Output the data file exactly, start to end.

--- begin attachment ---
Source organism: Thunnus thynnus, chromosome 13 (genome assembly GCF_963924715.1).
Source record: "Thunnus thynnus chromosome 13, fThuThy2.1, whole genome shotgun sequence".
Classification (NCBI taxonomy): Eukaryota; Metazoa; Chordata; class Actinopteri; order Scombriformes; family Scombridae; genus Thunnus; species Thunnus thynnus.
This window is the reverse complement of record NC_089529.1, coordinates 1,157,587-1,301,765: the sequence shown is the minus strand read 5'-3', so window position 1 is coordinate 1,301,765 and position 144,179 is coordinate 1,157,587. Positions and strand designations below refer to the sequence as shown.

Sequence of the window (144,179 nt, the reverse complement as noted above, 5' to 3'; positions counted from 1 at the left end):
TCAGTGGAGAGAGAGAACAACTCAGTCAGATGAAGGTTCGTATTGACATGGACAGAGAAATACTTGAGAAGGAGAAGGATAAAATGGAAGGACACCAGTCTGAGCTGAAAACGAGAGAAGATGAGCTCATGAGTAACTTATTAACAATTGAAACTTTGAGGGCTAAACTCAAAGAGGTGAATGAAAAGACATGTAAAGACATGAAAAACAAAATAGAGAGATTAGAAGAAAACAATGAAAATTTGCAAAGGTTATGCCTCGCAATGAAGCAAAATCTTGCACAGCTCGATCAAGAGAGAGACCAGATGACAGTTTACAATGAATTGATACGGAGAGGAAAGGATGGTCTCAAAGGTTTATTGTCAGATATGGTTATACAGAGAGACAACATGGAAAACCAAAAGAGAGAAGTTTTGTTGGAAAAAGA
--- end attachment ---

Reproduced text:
Source organism: Thunnus thynnus, chromosome 13 (genome assembly GCF_963924715.1).
Source record: "Thunnus thynnus chromosome 13, fThuThy2.1, whole genome shotgun sequence".
Classification (NCBI taxonomy): Eukaryota; Metazoa; Chordata; class Actinopteri; order Scombriformes; family Scombridae; genus Thunnus; species Thunnus thynnus.
This window is the reverse complement of record NC_089529.1, coordinates 1,157,587-1,301,765: the sequence shown is the minus strand read 5'-3', so window position 1 is coordinate 1,301,765 and position 144,179 is coordinate 1,157,587. Positions and strand designations below refer to the sequence as shown.

Sequence of the window (144,179 nt, the reverse complement as noted above, 5' to 3'; positions counted from 1 at the left end):
TCAGTGGAGAGAGAGAACAACTCAGTCAGATGAAGGTTCGTATTGACATGGACAGAGAAATACTTGAGAAGGAGAAGGATAAAATGGAAGGACACCAGTCTGAGCTGAAAACGAGAGAAGATGAGCTCATGAGTAACTTATTAACAATTGAAACTTTGAGGGCTAAACTCAAAGAGGTGAATGAAAAGACATGTAAAGACATGAAAAACAAAATAGAGAGATTAGAAGAAAACAATGAAAATTTGCAAAGGTTATGCCTCGCAATGAAGCAAAATCTTGCACAGCTCGATCAAGAGAGAGACCAGATGACAGTTTACAATGAATTGATACGGAGAGGAAAGGATGGTCTCAAAGGTTTATTGTCAGATATGGTTATACAGAGAGACAACATGGAAAACCAAAAGAGAGAAGTTTTGTTGGAAAAAGA